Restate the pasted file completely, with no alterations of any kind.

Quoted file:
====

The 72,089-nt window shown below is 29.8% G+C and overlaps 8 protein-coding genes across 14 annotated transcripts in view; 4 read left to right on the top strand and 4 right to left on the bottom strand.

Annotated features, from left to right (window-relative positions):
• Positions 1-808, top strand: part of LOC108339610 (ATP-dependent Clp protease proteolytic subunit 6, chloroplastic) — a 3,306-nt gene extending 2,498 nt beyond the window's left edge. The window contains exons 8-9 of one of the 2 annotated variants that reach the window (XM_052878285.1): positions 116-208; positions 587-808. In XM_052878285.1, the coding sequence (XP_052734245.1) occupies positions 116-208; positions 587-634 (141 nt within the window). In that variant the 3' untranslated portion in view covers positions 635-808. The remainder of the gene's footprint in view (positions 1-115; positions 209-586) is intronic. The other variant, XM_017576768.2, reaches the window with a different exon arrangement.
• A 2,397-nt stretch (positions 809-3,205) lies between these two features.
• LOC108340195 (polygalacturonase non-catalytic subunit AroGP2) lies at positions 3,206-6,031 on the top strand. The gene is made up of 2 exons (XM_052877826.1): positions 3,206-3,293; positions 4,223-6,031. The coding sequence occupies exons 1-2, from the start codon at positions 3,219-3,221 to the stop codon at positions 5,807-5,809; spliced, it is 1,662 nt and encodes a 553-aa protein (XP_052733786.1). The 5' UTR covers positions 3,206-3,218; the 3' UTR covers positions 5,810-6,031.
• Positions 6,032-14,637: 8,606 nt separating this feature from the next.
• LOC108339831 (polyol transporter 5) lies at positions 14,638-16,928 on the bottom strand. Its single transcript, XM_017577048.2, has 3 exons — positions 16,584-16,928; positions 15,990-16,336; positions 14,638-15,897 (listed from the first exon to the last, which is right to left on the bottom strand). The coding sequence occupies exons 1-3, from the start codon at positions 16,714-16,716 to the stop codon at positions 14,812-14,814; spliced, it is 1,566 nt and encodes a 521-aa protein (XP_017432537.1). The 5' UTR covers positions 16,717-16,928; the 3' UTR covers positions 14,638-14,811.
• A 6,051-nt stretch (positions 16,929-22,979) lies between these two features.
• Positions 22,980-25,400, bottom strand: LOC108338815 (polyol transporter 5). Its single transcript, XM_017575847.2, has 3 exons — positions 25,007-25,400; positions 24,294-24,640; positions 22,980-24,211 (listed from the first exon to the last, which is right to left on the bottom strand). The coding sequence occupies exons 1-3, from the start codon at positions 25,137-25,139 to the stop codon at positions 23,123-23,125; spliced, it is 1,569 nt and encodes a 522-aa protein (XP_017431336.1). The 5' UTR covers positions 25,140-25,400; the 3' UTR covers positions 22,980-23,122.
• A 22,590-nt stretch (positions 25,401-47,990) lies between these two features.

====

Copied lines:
The 72,089-nt window shown below is 29.8% G+C and overlaps 8 protein-coding genes across 14 annotated transcripts in view; 4 read left to right on the top strand and 4 right to left on the bottom strand.

Annotated features, from left to right (window-relative positions):
• Positions 1-808, top strand: part of LOC108339610 (ATP-dependent Clp protease proteolytic subunit 6, chloroplastic) — a 3,306-nt gene extending 2,498 nt beyond the window's left edge. The window contains exons 8-9 of one of the 2 annotated variants that reach the window (XM_052878285.1): positions 116-208; positions 587-808. In XM_052878285.1, the coding sequence (XP_052734245.1) occupies positions 116-208; positions 587-634 (141 nt within the window). In that variant the 3' untranslated portion in view covers positions 635-808. The remainder of the gene's footprint in view (positions 1-115; positions 209-586) is intronic. The other variant, XM_017576768.2, reaches the window with a different exon arrangement.
• A 2,397-nt stretch (positions 809-3,205) lies between these two features.
• LOC108340195 (polygalacturonase non-catalytic subunit AroGP2) lies at positions 3,206-6,031 on the top strand. The gene is made up of 2 exons (XM_052877826.1): positions 3,206-3,293; positions 4,223-6,031. The coding sequence occupies exons 1-2, from the start codon at positions 3,219-3,221 to the stop codon at positions 5,807-5,809; spliced, it is 1,662 nt and encodes a 553-aa protein (XP_052733786.1). The 5' UTR covers positions 3,206-3,218; the 3' UTR covers positions 5,810-6,031.
• Positions 6,032-14,637: 8,606 nt separating this feature from the next.
• LOC108339831 (polyol transporter 5) lies at positions 14,638-16,928 on the bottom strand. Its single transcript, XM_017577048.2, has 3 exons — positions 16,584-16,928; positions 15,990-16,336; positions 14,638-15,897 (listed from the first exon to the last, which is right to left on the bottom strand). The coding sequence occupies exons 1-3, from the start codon at positions 16,714-16,716 to the stop codon at positions 14,812-14,814; spliced, it is 1,566 nt and encodes a 521-aa protein (XP_017432537.1). The 5' UTR covers positions 16,717-16,928; the 3' UTR covers positions 14,638-14,811.
• A 6,051-nt stretch (positions 16,929-22,979) lies between these two features.
• Positions 22,980-25,400, bottom strand: LOC108338815 (polyol transporter 5). Its single transcript, XM_017575847.2, has 3 exons — positions 25,007-25,400; positions 24,294-24,640; positions 22,980-24,211 (listed from the first exon to the last, which is right to left on the bottom strand). The coding sequence occupies exons 1-3, from the start codon at positions 25,137-25,139 to the stop codon at positions 23,123-23,125; spliced, it is 1,569 nt and encodes a 522-aa protein (XP_017431336.1). The 5' UTR covers positions 25,140-25,400; the 3' UTR covers positions 22,980-23,122.
• A 22,590-nt stretch (positions 25,401-47,990) lies between these two features.